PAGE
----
International Studies & Programs

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Published: Monday, 27 Jun 2016
Author: Cheryl Ann Benner
Department: Office for Education Abroad

After being a part of this program, it has really reaffirmed my passion in wanting to become apart of the healthcare system. I want to be a reconstructive surgeon that donates their time to under privileged communities that cannot afford the help on their own. While being able to experience the surgeries, births of babies, and the experience of working in an under privileged community - I have reassured myself that I have chosen the best career path for myself.



Published: Monday, 27 Jun 2016
Author: Cheryl Ann Benner
Department: Office for Education Abroad

This program not only solidified my passion for medicine but also opened my eyes to a different culture and their ways of life, plus I can speak a little Spanish now. I hope I am able to study abroad again soon.



Published: Monday, 27 Jun 2016
Author: Cheryl Ann Benner
Department: Office for Education Abroad

As I reflect on my time now, however, it is incredible to think of the real world application of my first year curriculum in the MBA program. One company visit that stands out as one I can relate back to a number of first year courses was at an Amazon fulfillment center outside of Munich, Germany.



Published: Monday, 27 Jun 2016
Author: Cheryl Ann Benner
Department: Office for Education Abroad

I had the honor of shadowing a physician that allowed me to be very hands on in assessing patients. Needless to say it was awesome! In her room there was a nurse who took vitals and asked simple questions to figure out the reason for the visit much like in the U.S. It was very rewarding to see her interact, diagnose, inform and resolve the issue at hand.



Published: Monday, 27 Jun 2016
Author: Cheryl Ann Benner
Department: Office for Education Abroad

Every morning, we observed patient visits, surgeries, and deliveries, an opportunity I would have never been able to receive in the U.S., where such shadowing opportunities are unheard of for undergraduate students. Seeing actual patients in a clinical setting truly enhanced my passion for people of all backgrounds and my desire to treat them as a physician.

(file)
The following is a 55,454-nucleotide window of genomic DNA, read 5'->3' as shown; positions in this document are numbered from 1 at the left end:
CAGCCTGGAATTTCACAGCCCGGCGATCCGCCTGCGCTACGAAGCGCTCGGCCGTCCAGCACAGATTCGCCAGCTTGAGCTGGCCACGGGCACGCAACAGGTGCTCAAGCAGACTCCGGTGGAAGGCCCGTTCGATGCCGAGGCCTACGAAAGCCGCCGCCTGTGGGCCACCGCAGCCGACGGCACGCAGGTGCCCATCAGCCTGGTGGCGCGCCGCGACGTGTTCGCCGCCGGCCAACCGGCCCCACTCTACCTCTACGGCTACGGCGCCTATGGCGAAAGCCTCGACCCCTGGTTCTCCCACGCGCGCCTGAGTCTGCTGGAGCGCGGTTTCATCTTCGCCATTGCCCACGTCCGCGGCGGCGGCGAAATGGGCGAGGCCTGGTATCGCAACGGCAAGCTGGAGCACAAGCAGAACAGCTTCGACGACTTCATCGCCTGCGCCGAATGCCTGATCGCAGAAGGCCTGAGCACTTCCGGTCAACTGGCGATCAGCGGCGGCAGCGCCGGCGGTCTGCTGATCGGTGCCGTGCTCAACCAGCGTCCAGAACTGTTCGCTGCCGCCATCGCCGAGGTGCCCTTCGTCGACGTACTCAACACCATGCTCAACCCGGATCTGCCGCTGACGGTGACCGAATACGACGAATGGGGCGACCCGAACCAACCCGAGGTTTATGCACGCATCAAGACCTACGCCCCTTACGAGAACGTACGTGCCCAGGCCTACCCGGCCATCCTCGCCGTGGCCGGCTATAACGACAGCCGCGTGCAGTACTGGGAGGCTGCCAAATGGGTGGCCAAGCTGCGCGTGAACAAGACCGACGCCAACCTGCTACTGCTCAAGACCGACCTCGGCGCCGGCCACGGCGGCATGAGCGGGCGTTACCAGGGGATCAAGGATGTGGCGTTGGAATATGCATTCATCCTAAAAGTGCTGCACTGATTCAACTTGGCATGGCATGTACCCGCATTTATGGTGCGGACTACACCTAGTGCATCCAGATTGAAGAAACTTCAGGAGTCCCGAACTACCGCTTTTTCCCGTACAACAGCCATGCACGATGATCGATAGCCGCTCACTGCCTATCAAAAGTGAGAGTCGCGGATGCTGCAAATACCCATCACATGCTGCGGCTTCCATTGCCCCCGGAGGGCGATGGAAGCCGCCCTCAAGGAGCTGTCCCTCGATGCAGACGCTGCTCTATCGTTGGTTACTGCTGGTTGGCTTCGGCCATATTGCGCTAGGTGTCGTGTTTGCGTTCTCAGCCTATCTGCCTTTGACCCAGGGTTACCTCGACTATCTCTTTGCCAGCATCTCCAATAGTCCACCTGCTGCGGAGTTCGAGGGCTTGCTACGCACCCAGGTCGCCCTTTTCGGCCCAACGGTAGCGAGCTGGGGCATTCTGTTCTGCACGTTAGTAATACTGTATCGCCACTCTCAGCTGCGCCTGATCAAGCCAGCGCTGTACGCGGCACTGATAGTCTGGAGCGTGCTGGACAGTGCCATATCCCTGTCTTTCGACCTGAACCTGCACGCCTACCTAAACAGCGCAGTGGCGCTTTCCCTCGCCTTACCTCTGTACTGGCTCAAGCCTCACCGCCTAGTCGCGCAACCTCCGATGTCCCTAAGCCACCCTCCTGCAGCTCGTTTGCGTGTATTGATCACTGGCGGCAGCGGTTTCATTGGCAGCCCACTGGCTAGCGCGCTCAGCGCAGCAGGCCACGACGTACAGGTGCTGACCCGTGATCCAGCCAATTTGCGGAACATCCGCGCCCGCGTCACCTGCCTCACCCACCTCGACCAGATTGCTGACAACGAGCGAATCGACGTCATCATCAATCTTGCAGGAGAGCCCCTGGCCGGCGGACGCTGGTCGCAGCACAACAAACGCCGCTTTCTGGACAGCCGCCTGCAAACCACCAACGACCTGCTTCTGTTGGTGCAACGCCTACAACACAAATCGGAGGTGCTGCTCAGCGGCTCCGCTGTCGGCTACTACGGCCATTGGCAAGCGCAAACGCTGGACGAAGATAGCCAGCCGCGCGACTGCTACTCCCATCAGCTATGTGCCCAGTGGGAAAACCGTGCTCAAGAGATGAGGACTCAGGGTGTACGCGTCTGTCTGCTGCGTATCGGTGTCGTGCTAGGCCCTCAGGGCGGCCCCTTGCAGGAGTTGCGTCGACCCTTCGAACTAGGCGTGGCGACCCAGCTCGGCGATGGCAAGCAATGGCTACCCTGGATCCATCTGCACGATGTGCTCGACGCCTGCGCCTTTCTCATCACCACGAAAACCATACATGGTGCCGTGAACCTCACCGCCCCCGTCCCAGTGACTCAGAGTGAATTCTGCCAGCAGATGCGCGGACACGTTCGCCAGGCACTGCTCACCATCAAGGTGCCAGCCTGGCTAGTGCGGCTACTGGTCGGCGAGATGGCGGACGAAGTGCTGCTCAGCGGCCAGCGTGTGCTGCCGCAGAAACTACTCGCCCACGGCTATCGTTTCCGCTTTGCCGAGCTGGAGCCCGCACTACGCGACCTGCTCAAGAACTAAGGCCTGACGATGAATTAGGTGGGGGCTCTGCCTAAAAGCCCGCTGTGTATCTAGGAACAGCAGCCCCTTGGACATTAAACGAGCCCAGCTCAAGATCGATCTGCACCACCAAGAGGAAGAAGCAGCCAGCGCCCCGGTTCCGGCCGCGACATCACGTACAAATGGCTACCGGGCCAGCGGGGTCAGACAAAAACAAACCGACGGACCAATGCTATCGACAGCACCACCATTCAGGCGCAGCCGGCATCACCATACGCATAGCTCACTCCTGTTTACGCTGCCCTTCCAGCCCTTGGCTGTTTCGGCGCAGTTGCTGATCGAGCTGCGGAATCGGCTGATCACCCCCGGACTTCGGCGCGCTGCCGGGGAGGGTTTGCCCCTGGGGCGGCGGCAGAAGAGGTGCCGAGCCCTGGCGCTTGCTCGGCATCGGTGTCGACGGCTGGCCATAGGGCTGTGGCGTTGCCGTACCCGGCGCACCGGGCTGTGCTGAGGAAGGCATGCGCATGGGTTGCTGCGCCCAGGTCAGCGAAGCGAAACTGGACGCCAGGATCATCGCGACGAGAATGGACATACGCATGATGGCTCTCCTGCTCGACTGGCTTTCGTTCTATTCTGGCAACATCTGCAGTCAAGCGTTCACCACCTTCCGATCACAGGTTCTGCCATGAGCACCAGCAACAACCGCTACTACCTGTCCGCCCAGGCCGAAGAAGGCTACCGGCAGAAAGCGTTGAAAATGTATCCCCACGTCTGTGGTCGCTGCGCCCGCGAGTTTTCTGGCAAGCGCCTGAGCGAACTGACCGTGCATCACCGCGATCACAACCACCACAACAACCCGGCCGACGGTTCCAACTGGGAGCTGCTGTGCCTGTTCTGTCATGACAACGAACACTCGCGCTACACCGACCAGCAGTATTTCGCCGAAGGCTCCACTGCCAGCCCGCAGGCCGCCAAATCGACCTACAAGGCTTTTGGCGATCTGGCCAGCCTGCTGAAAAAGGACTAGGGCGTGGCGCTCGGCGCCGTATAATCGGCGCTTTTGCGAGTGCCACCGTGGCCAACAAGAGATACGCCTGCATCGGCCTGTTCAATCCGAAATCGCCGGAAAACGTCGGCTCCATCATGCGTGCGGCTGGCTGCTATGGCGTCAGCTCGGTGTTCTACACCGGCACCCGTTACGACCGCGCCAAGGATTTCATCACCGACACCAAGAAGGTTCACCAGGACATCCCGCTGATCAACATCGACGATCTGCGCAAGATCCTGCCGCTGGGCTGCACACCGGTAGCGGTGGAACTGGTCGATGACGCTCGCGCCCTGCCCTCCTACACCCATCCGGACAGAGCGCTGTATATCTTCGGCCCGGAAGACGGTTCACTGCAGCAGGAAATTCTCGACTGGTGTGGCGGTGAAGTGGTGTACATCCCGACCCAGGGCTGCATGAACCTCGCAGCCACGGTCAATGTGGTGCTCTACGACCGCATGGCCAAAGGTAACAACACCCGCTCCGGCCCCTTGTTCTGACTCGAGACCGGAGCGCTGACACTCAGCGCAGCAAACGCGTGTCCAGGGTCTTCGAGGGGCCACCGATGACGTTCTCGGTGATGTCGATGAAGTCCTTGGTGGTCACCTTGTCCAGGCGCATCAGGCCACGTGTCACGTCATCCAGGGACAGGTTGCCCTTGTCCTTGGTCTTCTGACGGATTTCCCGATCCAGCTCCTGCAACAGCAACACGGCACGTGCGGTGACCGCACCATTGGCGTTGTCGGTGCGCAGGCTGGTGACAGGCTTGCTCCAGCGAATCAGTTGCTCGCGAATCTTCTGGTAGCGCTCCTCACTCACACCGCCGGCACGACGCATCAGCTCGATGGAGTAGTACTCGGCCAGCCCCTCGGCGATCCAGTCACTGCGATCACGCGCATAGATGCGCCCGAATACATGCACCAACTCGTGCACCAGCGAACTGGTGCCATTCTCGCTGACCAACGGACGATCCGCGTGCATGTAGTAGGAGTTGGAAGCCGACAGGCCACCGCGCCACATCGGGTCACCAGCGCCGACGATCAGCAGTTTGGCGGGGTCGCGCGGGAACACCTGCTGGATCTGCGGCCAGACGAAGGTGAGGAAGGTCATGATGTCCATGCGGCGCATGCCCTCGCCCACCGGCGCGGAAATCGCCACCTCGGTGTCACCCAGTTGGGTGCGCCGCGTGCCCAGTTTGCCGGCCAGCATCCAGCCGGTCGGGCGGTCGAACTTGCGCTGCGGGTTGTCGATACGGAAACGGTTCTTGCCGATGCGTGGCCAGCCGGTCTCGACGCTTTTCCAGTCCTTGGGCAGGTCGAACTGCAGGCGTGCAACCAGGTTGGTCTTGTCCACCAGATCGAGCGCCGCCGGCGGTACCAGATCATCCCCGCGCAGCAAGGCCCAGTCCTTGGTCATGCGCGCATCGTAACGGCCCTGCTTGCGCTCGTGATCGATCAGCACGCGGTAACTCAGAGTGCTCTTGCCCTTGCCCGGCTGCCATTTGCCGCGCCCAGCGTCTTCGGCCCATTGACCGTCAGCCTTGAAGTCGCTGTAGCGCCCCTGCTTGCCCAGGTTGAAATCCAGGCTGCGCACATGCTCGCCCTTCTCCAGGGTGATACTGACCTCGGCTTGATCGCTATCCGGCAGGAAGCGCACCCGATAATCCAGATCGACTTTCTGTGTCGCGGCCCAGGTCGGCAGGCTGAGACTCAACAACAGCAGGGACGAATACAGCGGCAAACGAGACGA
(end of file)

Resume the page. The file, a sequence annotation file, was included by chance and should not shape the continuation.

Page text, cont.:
Published: Monday, 27 Jun 2016
Author: Cheryl Ann Benner
Department: Office for Education Abroad

While learning about Japanese culture, we were told that a lot of company executives earn their role because it was passed down to them from another generation, rather than earned like it generally is in America. My first thought when hearing this was "how could that possibly work? How could a company succeed?" But it sure did work! Some of the most prestigious and well-known companies that we visited were on their 3rd or 4th generation in the family.



Published: Monday, 27 Jun 2016
Author: Cheryl Ann Benner
Department: Office for Education Abroad

In a majority of my classes, I was one of only maybe three native English speakers, with the rest being French speaking students. I quickly befriended various groups of French students. We often compared life in Europe to life in America, highlighting differences in areas such as educational systems, politics, and societal expectations. I got to know some of them on a deeper level when they offered to take me on a weekend trip to the chateaux of the Loire Valley.



Published: Monday, 27 Jun 2016
Author: Cheryl Ann Benner
Department: Office for Education Abroad

My favorite visit was in Vienna to see OPEC. Here, we had a great Q & A session with an OPEC representative about the current oil situation in the world, the economic status of OPEC nations including the turmoil in Venezuela and how competitor nations like the US and Russia could threaten the oil industry in the future. Overall, we had a very enlightening experience.



Published: Monday, 27 Jun 2016
Author: Cheryl Ann Benner
Department: Office for Education Abroad

Going to Japan has taught me that Japan is a collective society. This means that the Japanese achieve success or failure collectively, which is very team focused. During the stay I learned that following all of the rules is very important to a collective society. In Japan I noticed that the people are very patient to follow every rule. This has helped me gain perspective on the reason we have rules.



Published: Monday, 27 Jun 2016
Author: Cheryl Ann Benner
Department: Office for Education Abroad

Japanese automotive companies are known for having the best quality. Toyota has been #1 automotive company for many years. I did not expect this idea of quality to carry over into basically every aspect of Japanese culture. From Shinshindo baked goods to Fujitec elevators and escalators to KRT's inspections, quality is definitely engraved in the culture, which I have thoroughly enjoyed.